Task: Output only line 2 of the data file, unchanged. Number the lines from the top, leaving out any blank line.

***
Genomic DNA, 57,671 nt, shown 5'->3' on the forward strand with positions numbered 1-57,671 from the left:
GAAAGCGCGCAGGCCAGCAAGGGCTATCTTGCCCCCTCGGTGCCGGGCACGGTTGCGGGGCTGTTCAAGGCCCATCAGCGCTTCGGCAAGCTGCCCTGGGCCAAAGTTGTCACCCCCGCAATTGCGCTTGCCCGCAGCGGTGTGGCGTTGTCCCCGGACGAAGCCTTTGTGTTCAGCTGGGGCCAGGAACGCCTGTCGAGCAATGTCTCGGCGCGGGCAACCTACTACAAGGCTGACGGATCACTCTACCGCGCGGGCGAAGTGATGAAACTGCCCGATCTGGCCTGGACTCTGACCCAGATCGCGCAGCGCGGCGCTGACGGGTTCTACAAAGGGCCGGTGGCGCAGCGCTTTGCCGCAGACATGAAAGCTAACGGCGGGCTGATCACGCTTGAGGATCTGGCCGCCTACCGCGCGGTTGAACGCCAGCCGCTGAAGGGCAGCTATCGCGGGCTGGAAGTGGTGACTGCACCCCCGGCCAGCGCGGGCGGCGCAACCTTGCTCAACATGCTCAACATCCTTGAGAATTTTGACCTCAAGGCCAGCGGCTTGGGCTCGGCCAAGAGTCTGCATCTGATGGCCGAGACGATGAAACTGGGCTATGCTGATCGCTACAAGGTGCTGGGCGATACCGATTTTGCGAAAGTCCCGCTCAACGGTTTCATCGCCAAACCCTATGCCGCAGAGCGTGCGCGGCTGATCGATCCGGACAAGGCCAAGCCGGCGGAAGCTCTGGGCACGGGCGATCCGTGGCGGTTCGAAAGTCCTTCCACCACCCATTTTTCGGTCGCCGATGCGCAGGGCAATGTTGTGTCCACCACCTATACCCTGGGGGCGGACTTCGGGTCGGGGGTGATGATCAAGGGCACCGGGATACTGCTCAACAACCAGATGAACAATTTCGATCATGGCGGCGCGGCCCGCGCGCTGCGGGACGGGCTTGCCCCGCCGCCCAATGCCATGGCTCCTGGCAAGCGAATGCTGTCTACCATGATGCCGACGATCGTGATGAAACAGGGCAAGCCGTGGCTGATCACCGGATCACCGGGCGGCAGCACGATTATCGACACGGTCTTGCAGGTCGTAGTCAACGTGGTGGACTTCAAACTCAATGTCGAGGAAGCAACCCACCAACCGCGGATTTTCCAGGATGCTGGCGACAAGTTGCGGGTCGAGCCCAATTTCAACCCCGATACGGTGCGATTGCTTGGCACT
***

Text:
GAAAGCGCGCAGGCCAGCAAGGGCTATCTTGCCCCCTCGGTGCCGGGCACGGTTGCGGGGCTGTTCAAGGCCCATCAGCGCTTCGGCAAGCTGCCCTGGGCCAAAGTTGTCACCCCCGCAATTGCGCTTGCCCGCAGCGGTGTGGCGTTGTCCCCGGACGAAGCCTTTGTGTTCAGCTGGGGCCAGGAACGCCTGTCGAGCAATGTCTCGGCGCGGGCAACCTACTACAAGGCTGACGGATCACTCTACCGCGCGGGCGAAGTGATGAAACTGCCCGATCTGGCCTGGACTCTGACCCAGATCGCGCAGCGCGGCGCTGACGGGTTCTACAAAGGGCCGGTGGCGCAGCGCTTTGCCGCAGACATGAAAGCTAACGGCGGGCTGATCACGCTTGAGGATCTGGCCGCCTACCGCGCGGTTGAACGCCAGCCGCTGAAGGGCAGCTATCGCGGGCTGGAAGTGGTGACTGCACCCCCGGCCAGCGCGGGCGGCGCAACCTTGCTCAACATGCTCAACATCCTTGAGAATTTTGACCTCAAGGCCAGCGGCTTGGGCTCGGCCAAGAGTCTGCATCTGATGGCCGAGACGATGAAACTGGGCTATGCTGATCGCTACAAGGTGCTGGGCGATACCGATTTTGCGAAAGTCCCGCTCAACGGTTTCATCGCCAAACCCTATGCCGCAGAGCGTGCGCGGCTGATCGATCCGGACAAGGCCAAGCCGGCGGAAGCTCTGGGCACGGGCGATCCGTGGCGGTTCGAAAGTCCTTCCACCACCCATTTTTCGGTCGCCGATGCGCAGGGCAATGTTGTGTCCACCACCTATACCCTGGGGGCGGACTTCGGGTCGGGGGTGATGATCAAGGGCACCGGGATACTGCTCAACAACCAGATGAACAATTTCGATCATGGCGGCGCGGCCCGCGCGCTGCGGGACGGGCTTGCCCCGCCGCCCAATGCCATGGCTCCTGGCAAGCGAATGCTGTCTACCATGATGCCGACGATCGTGATGAAACAGGGCAAGCCGTGGCTGATCACCGGATCACCGGGCGGCAGCACGATTATCGACACGGTCTTGCAGGTCGTAGTCAACGTGGTGGACTTCAAACTCAATGTCGAGGAAGCAACCCACCAACCGCGGATTTTCCAGGATGCTGGCGACAAGTTGCGGGTCGAGCCCAATTTCAACCCCGATACGGTGCGATTGCTTGGCACT